3.2. Findings: CIKM, SIGMOD, WWW and SIGIR have mostly concentrated on information systems and services. Figure one shows that 70 percent of papers have focused on information systems, Web services, and information storage and retrieval techniques. In addition, as it is illustrated in Figure 2, we can see a big shift and increase in the research on information systems in 2001. The figure declined for next two years; however, in 2004 there was another slight growth in the number of papers on this topic.

Fig 1. Major Topics Published...

Fig. 1 - Major Topics Published in CIKM, SIGIR, SIGMOD and WWW from 2000 to 2004

Fig 2. Subjects of Research Papers...

Fig. 2- Subjects of Research Papers Published in Different Years

At this stage of the study, the authors ignored all other areas other than the area of Information Systems. We divided remaining papers in five categories: models and principles, database management, applications of information systems, interfaces and presentation techniques, and finally information storage and retrieval (figure 3).

Fig 3. Different Issues of Information System...

Fig. 3 - Different Issues of Information Systems Published in 2000-2004

The most studied area of research is information storage and retrieval. Database management has been another field of interest for researchers. We can see a considerable increase in the number of papers on interfaces & presentation of information.

Because researchers paid special attention to information storage and retrieval, we broke this area down to more specific subject areas. Indexing and abstracting, content analysis, information search and retrieval, systems and software evaluation, online systems including the World Wide Web and finally digital libraries are the most distinguishable fields among research on information storage and retrieval. As it is illustrated in Figure 4, many researchers have focused on information retrieval and Web searching. Designing and implementing different distributed systems and online databases and resources are still favourable.

Fig 4. Different Aspects of Information Storage...

Fig. 4 - Different Aspects of Information Storage and Retrieval

Finally, we focused on papers with subjects such as information retrieval or different technical issues of Web search tools. It was difficult to divide those papers in different categories. Therefore, we decided to classify them based on an IT-based approach. Query formulation, search process and algorithms, relevance feedback and ranking of results, retrieval models, information filtering, clustering and Web page selection were the most important specific topics in Web search and information retrieval.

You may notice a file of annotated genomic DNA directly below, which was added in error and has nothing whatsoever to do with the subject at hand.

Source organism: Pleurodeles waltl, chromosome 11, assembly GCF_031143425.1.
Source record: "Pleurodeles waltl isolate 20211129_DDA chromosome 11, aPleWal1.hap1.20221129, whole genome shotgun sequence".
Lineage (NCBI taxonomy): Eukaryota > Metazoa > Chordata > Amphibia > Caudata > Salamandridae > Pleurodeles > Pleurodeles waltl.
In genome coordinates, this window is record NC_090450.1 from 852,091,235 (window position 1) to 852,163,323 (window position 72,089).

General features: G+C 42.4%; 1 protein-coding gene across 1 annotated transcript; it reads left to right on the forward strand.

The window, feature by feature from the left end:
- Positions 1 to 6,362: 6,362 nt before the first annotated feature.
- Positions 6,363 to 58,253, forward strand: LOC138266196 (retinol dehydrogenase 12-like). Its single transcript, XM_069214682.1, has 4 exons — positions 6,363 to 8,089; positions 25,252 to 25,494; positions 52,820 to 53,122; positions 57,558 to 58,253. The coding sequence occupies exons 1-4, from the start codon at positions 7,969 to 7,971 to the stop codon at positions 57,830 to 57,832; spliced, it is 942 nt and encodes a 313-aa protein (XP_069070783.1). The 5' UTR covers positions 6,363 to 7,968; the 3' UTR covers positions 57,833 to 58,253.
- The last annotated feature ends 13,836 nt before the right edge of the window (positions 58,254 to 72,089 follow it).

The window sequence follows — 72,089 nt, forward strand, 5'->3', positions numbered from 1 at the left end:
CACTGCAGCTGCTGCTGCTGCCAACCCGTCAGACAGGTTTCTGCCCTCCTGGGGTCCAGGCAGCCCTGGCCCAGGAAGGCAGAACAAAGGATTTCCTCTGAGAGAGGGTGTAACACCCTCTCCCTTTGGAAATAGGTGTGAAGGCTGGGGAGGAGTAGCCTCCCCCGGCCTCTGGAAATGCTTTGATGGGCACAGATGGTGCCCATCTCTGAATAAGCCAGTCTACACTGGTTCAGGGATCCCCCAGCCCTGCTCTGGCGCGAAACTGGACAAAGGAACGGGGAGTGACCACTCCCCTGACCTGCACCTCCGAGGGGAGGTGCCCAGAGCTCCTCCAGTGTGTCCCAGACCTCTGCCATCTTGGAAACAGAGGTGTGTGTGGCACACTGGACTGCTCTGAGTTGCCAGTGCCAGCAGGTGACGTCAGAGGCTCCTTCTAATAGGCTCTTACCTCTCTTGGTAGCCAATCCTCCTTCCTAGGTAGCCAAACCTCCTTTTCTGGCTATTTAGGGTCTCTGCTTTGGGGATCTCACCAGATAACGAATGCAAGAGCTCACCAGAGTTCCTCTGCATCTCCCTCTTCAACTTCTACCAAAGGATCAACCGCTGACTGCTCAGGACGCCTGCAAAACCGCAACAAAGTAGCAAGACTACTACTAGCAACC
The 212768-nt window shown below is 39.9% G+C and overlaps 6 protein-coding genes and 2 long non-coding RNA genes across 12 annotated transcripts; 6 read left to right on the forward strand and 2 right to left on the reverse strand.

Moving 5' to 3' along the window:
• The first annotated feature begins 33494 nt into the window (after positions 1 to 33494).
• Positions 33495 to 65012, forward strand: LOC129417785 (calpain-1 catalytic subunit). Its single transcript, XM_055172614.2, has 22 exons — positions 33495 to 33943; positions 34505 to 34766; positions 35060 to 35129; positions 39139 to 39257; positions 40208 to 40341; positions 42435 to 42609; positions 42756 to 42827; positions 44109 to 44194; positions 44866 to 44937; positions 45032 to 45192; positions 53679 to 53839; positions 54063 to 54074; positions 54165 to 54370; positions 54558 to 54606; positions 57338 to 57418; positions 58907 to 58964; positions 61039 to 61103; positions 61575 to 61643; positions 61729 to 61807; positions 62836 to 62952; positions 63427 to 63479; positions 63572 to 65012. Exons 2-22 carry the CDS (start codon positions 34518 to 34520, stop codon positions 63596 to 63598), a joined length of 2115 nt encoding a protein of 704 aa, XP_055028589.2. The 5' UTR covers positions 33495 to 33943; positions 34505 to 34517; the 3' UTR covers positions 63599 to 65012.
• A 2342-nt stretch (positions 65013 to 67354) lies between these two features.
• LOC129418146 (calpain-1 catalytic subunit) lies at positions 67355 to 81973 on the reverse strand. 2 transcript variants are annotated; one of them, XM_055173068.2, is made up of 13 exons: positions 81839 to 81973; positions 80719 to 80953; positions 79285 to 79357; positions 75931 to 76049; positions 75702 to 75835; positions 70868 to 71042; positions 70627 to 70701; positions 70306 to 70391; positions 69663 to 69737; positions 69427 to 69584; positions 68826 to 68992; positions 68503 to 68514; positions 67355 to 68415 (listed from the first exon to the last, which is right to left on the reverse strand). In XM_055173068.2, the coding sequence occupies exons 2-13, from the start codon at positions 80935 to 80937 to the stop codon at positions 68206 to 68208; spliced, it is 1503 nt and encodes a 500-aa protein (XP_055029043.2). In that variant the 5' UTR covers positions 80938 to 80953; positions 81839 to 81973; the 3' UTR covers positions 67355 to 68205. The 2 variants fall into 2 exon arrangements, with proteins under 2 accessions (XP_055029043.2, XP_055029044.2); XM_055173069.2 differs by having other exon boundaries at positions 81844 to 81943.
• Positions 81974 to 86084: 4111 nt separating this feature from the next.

Fig 5. Different Aspects of Information Search...

Fig. 5 - Different Aspects of Information Search and Retrieval

Figure 5 shows that retrieval models and search results ranking methods were most examined and on demand topics in the Web search and information retrieval domain. The peak of research on search processes, retrieval models and rank methods was in 2001 and after that, there was a drop in the amount of research in these areas. This can be interpreted either as researchers have succeeded in solving many technical problems of search systems or that the technical and hardware issues are too difficult to be resolved with current knowledge and technology. Also there has been a big focus on search process, crawling and indexing of Web pages. Query formulation and general aspects of Web search such as personalization, and Website design and classification have been hot topics as well.

4. New Features for Web Searching

The incredible development of Web resources and services has become a motivation for many studies and for companies to invest on developing new search engines or adding new features and abilities to their search engines. By looking at the papers published in the mentioned conferences and other journals and seminars, we can track several specifications and shifts in the future. Ma (2004) from Asian Microsoft Research Centre reported features of the next generation of search engines in WISE04. Deep Web with structured information is a potential resource that search companies are trying to capture. Meanwhile, researchers have focused on Web page structure to increase the quality of search. Microsoft has started a big competition on Web searching through working on Web page blocks, the Deep Web and mobile search. MSN new ranking model will be based on object-level ranking rather than document-level.